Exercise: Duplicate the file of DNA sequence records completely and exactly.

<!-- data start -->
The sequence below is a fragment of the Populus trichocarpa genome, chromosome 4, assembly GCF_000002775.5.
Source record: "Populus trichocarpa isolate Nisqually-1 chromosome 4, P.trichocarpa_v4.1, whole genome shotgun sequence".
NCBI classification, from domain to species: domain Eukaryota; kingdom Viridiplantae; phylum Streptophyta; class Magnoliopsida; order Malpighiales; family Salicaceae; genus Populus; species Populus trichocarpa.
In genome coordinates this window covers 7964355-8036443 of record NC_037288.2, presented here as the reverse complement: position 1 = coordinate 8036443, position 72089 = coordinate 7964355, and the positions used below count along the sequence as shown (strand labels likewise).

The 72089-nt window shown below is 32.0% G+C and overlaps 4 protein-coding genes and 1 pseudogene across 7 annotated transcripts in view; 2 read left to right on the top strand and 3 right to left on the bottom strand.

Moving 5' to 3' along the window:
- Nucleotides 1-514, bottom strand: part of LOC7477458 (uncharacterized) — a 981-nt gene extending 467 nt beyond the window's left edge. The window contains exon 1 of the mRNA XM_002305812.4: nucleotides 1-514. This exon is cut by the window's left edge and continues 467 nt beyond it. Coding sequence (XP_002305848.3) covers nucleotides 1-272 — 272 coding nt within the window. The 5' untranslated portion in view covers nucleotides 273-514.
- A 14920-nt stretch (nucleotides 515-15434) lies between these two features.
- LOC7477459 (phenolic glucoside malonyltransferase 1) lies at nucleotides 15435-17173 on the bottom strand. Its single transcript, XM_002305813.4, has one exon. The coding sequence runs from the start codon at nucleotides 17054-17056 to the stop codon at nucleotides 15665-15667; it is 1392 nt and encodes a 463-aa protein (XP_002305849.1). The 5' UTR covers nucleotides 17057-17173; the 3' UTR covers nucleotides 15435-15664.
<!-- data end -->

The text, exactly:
The sequence below is a fragment of the Populus trichocarpa genome, chromosome 4, assembly GCF_000002775.5.
Source record: "Populus trichocarpa isolate Nisqually-1 chromosome 4, P.trichocarpa_v4.1, whole genome shotgun sequence".
NCBI classification, from domain to species: domain Eukaryota; kingdom Viridiplantae; phylum Streptophyta; class Magnoliopsida; order Malpighiales; family Salicaceae; genus Populus; species Populus trichocarpa.
In genome coordinates this window covers 7964355-8036443 of record NC_037288.2, presented here as the reverse complement: position 1 = coordinate 8036443, position 72089 = coordinate 7964355, and the positions used below count along the sequence as shown (strand labels likewise).

The 72089-nt window shown below is 32.0% G+C and overlaps 4 protein-coding genes and 1 pseudogene across 7 annotated transcripts in view; 2 read left to right on the top strand and 3 right to left on the bottom strand.

Moving 5' to 3' along the window:
- Nucleotides 1-514, bottom strand: part of LOC7477458 (uncharacterized) — a 981-nt gene extending 467 nt beyond the window's left edge. The window contains exon 1 of the mRNA XM_002305812.4: nucleotides 1-514. This exon is cut by the window's left edge and continues 467 nt beyond it. Coding sequence (XP_002305848.3) covers nucleotides 1-272 — 272 coding nt within the window. The 5' untranslated portion in view covers nucleotides 273-514.
- A 14920-nt stretch (nucleotides 515-15434) lies between these two features.
- LOC7477459 (phenolic glucoside malonyltransferase 1) lies at nucleotides 15435-17173 on the bottom strand. Its single transcript, XM_002305813.4, has one exon. The coding sequence runs from the start codon at nucleotides 17054-17056 to the stop codon at nucleotides 15665-15667; it is 1392 nt and encodes a 463-aa protein (XP_002305849.1). The 5' UTR covers nucleotides 17057-17173; the 3' UTR covers nucleotides 15435-15664.